7Represents PSUs designated as “PSUs – TSR” and “PSUs – ROIC” that were granted in 2021 with a performance period of fiscal years 2021-2023. The PSUs shown represent the target number of PSUs that have not yet been earned. The actual number of PSUs that will be earned and will vest after the 2021-2023 three-year performance period for the “PSUs – TSR” will be based on our total shareholder return over the three-year period, relative to the total shareholder return over that period of the companies in our 2021 peer group. The actual number of PSUs that will be earned and will vest after the 2021-2023 three-year performance period for the “PSUs – ROIC” will be based on the achievement of pre-established goals related to our average ROIC over the three-year period.
8Represents PSUs designated as “PSUs – TSR” and “PSUs – ROIC” that were granted in 2022 with a performance period of fiscal years 2022-2024. The PSUs shown represent the target number of PSUs that have not yet been earned. The actual number of PSUs that will be earned and will vest after the 2022-2024 three-year performance period will depend on the extent to which the performance conditions outlined under “Compensation Discussion and Analysis – Compensation Decisions for Fiscal Year 2022 – Long-Term Incentive Compensation” are satisfied.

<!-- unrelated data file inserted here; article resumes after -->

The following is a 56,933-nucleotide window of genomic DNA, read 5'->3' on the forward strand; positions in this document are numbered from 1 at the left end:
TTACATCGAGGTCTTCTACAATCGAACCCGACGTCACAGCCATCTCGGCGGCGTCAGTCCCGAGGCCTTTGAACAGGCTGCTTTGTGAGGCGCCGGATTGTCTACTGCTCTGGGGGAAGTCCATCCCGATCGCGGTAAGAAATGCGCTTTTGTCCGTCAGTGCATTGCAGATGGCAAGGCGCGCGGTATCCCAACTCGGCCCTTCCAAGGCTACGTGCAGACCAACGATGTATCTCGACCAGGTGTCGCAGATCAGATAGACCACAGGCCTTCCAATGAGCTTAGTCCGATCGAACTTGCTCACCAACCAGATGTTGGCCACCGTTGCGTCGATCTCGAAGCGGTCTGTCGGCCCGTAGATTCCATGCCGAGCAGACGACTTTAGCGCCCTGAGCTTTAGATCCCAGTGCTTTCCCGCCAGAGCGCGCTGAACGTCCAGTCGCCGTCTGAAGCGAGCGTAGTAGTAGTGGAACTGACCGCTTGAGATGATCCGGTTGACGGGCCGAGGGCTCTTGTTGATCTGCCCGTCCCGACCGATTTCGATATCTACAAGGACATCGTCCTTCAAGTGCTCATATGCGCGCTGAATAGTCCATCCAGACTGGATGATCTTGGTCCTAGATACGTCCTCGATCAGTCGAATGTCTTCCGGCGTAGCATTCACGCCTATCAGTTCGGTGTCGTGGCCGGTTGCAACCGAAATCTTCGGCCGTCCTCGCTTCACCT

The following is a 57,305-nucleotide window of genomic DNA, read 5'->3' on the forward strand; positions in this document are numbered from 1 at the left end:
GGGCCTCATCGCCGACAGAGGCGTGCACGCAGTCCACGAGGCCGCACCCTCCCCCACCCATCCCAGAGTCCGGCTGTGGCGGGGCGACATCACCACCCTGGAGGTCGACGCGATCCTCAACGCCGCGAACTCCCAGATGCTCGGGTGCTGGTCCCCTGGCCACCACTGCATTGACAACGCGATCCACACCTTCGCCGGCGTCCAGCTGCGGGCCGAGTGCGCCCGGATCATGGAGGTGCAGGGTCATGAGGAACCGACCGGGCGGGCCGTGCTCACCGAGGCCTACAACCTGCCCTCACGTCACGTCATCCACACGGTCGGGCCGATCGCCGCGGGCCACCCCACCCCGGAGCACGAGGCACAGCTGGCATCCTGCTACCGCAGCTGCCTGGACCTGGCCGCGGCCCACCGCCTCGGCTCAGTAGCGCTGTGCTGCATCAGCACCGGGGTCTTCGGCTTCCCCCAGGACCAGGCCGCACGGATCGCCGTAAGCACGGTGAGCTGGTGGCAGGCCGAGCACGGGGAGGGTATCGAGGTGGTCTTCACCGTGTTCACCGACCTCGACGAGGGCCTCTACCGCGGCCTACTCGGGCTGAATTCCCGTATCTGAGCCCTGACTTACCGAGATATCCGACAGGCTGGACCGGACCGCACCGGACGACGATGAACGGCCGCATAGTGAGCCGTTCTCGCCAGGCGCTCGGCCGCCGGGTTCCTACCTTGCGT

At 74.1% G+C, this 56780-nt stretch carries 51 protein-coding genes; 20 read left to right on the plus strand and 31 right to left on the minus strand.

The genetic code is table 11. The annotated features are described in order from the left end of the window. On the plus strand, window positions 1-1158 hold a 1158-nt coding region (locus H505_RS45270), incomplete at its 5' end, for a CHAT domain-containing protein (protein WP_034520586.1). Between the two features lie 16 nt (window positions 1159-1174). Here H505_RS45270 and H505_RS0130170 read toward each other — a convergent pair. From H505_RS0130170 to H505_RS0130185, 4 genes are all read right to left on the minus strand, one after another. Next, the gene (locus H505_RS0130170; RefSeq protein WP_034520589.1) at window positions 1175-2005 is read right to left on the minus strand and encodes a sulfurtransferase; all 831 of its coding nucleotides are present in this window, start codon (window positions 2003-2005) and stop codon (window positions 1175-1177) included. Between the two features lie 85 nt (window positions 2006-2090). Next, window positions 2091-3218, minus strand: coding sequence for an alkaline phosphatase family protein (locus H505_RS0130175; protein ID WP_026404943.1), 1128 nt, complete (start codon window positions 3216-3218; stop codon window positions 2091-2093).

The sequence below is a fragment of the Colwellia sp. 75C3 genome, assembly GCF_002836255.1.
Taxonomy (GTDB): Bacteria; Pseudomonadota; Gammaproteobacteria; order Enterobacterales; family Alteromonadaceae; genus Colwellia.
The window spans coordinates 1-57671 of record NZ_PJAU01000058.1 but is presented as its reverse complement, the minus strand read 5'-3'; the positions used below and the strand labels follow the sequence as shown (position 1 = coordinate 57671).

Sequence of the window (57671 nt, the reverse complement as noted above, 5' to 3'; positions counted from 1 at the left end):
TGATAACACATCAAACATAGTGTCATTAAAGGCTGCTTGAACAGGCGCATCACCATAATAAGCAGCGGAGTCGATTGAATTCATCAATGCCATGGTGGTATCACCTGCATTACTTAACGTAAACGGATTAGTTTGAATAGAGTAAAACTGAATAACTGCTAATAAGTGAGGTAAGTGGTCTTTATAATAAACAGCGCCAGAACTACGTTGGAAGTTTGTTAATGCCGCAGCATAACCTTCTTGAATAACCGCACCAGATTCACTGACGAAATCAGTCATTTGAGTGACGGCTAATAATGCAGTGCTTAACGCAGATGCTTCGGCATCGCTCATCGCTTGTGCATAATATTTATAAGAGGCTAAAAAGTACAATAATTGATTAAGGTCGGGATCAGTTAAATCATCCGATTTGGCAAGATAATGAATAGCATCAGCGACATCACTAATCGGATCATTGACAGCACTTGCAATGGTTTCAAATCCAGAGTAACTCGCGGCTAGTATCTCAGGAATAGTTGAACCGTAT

49 

 

 

OPTION EXERCISES AND STOCK VESTED IN 2022

 

The following table provides information regarding the exercise of stock options by the named executive officers during fiscal year 2022 and stock awards held by the named executive officers that vested during fiscal year 2022.

 

   Option Awards   Stock Awards 
   Number of
Shares
Acquired
on
Exercise
   Value
Realized on
Exercise
   Number of
Shares
Acquired
on Vesting
   Value
Realized on
Vesting
   (#)   ($)1    (#)   ($)2  
Gregory S. Volovic   -    -    11,3053    307,581 
Michael Doar   -    -    17,3924    468,413 
Sonja K. McClelland   5,437    158,760    9,4235    256,381 
HaiQuynh Jamison   -    -    5796    19,860 
Jonathon D. Wright   -    -    5796    19,860 

 

 

1Represents the difference between the option exercise price and the closing price of our common stock, as reported on the Nasdaq Global Select Market, on the date of exercise, multiplied by the number of shares of our common stock underlying the stock option.
  
2Value realized is calculated (a) for the restricted shares that vested, by multiplying the closing price of our common stock, as reported on the Nasdaq Global Select Market, on the date of vesting by the number of restricted shares that vested; and (b) for the PSUs that were earned and vested, by multiplying the closing price of our common stock, as reported on the Nasdaq Global Select Market, on January 3, 2023, the date that the Compensation Committee certified the number of PSUs earned and vested, by the number of PSUs that were earned and vested.